Pentridge on Cranborne Chase, like so many places on this hunting ground of old, is a little hamlet, hiding at the end of a lane off the Salisbury-Blandford road and is thus quiet and isolated, always in the shadow of Pentridge Hill. With the heights of Cranborne Chase on the other side of the road, Pentridge could almost be said to be at the gateway into Dorset.

The village is often mistakenly said to be the birthplace of the Dorset poet, William Barnes, but his Pentridge, a small farm near Sturminster Newton, has long been obliterated from the map.

From the name, it would appear that wild boar roamed this very ancient place on Cranborne Chase - in fact, it is one of the few places in Wessex to preserve its ancient place name. It comes from the Welsh: pen - hill, twrch - boar.

The first recorded name of the hamlet, Pentric, appeared 80 years before the birth of Alfred.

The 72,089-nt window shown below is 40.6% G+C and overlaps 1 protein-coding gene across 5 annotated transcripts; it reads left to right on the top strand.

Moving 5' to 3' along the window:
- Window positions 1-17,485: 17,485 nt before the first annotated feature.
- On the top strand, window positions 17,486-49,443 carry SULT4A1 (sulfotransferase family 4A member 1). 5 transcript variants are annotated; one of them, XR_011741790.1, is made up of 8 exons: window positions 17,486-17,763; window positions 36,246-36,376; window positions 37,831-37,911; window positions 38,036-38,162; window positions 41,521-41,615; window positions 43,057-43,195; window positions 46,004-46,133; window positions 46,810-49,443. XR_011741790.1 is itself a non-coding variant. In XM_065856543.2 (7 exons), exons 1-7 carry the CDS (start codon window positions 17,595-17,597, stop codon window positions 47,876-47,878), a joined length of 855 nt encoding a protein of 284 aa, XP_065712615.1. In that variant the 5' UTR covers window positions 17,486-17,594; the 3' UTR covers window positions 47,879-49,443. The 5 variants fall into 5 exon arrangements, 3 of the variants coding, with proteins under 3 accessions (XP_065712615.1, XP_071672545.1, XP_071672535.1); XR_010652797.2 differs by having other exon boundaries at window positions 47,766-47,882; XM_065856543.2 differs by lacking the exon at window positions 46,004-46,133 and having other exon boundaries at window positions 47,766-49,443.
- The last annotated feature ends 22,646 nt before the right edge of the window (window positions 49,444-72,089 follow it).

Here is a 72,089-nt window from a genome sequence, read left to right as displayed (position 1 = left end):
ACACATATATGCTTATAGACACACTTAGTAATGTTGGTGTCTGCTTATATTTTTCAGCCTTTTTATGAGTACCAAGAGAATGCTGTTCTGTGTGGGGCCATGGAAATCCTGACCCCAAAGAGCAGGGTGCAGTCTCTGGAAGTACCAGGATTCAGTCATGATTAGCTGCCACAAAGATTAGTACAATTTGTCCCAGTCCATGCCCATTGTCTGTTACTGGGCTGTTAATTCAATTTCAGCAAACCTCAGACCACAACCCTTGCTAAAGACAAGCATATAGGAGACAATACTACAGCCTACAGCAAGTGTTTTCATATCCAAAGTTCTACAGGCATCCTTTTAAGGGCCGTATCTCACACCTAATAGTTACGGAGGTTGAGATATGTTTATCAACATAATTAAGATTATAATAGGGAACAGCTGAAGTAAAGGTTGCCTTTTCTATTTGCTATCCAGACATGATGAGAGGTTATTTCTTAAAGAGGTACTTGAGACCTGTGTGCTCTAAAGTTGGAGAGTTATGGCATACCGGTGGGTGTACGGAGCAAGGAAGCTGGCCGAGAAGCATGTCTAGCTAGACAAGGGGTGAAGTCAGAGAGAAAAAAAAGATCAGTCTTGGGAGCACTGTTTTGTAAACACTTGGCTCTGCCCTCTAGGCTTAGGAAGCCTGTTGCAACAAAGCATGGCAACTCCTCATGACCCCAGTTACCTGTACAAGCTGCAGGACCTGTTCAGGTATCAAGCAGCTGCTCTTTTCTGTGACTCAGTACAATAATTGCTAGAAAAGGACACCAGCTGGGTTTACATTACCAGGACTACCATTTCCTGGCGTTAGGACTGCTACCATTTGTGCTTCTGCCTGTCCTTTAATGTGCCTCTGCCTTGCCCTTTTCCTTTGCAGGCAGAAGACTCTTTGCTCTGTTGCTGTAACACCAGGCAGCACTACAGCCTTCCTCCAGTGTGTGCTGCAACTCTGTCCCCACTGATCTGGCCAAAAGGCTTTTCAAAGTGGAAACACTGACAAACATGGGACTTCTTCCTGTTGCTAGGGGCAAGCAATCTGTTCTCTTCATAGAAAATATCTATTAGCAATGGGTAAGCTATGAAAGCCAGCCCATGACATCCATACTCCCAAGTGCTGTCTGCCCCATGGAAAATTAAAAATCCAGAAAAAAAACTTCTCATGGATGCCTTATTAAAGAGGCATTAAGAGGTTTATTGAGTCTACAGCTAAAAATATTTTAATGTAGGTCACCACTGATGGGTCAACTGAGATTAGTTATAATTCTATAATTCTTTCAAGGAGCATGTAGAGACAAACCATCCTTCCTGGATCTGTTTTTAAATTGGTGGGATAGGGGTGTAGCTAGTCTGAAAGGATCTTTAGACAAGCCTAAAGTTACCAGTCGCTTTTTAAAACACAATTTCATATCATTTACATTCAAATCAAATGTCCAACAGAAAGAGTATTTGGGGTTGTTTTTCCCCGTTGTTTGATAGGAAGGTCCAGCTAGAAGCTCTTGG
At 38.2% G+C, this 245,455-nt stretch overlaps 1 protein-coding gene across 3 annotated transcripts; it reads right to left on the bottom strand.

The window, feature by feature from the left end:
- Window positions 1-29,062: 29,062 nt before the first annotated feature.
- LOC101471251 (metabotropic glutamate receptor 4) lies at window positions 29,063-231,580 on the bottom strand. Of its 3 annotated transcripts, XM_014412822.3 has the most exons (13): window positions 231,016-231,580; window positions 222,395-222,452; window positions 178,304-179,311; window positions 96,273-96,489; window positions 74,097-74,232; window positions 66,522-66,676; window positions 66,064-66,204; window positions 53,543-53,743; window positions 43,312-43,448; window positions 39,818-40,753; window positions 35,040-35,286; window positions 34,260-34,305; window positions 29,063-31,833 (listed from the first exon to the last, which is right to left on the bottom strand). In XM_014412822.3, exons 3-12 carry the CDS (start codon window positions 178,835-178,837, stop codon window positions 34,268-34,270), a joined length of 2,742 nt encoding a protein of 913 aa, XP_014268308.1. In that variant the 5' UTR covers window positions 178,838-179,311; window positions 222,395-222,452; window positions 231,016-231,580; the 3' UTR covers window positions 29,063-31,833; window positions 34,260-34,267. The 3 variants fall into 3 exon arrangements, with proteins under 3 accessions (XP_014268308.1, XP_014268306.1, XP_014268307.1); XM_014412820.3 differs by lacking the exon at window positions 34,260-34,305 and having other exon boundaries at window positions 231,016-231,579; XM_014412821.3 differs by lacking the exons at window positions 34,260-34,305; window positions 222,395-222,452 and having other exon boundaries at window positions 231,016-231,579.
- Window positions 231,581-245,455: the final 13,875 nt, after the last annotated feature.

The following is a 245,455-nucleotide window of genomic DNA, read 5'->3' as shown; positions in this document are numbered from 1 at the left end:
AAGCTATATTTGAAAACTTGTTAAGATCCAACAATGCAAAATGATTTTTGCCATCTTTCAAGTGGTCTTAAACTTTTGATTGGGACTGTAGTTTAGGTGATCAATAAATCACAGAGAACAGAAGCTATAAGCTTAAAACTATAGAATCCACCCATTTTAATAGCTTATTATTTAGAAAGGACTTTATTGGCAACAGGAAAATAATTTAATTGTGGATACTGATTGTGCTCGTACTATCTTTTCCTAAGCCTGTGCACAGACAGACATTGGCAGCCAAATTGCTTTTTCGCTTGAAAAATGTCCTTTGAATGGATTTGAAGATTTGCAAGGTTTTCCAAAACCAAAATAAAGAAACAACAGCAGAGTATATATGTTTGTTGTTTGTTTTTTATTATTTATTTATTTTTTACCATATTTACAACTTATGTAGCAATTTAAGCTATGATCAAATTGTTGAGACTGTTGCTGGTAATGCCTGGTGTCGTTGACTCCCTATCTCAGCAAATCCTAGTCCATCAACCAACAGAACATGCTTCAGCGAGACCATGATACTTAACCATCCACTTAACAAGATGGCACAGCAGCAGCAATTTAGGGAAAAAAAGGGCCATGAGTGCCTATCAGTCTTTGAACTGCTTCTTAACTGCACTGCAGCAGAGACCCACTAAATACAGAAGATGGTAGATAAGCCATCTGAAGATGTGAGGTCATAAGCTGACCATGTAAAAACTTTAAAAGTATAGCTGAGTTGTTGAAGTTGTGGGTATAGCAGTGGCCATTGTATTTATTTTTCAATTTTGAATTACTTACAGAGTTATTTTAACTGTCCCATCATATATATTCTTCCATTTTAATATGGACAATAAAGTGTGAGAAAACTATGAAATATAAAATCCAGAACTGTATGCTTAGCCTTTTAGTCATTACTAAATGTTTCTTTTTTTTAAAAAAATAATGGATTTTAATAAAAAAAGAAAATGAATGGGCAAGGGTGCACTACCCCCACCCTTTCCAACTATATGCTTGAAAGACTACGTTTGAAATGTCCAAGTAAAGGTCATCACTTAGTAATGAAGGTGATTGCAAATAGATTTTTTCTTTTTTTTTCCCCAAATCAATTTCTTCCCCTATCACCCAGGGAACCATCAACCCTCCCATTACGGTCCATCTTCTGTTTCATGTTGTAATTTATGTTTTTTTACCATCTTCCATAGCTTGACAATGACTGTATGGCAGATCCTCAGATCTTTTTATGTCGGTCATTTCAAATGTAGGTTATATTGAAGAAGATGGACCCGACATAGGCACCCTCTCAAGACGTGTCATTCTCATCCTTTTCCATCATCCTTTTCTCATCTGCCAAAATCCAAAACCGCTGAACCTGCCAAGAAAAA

Beyond the village lies Pentridge Hill a long, whaleback-shaped feature. Standing above the gently rolling chalk down lands of north-east Dorset, it is formed by a harder, more resistant band in the chalk, which also forms Windmill Hill in Hampshire, just to the east, and the more distant Gallows Hill in Wiltshire. Penbury Knoll (606 feet), with its thicket of pines, is the highest point of Pentridge Hill. The deep coombes on either side were probably formed in the Ice Age, when they would have been filled with snow for much of the year; freezing and thawing around these patches of snow would have enlarged the Ice Age hollows to their present size. In the fields just to the east of Penbury Knoll there are numerous small, rounded flint pebbles, which indicate that the highest parts of Pentridge Hill carry an isolated capping of much younger rocks than the chalk, the Reading Beds. These pebbly sands appear at the surface in a more continuous belt to the south-east between Fordingbridge and Horton.

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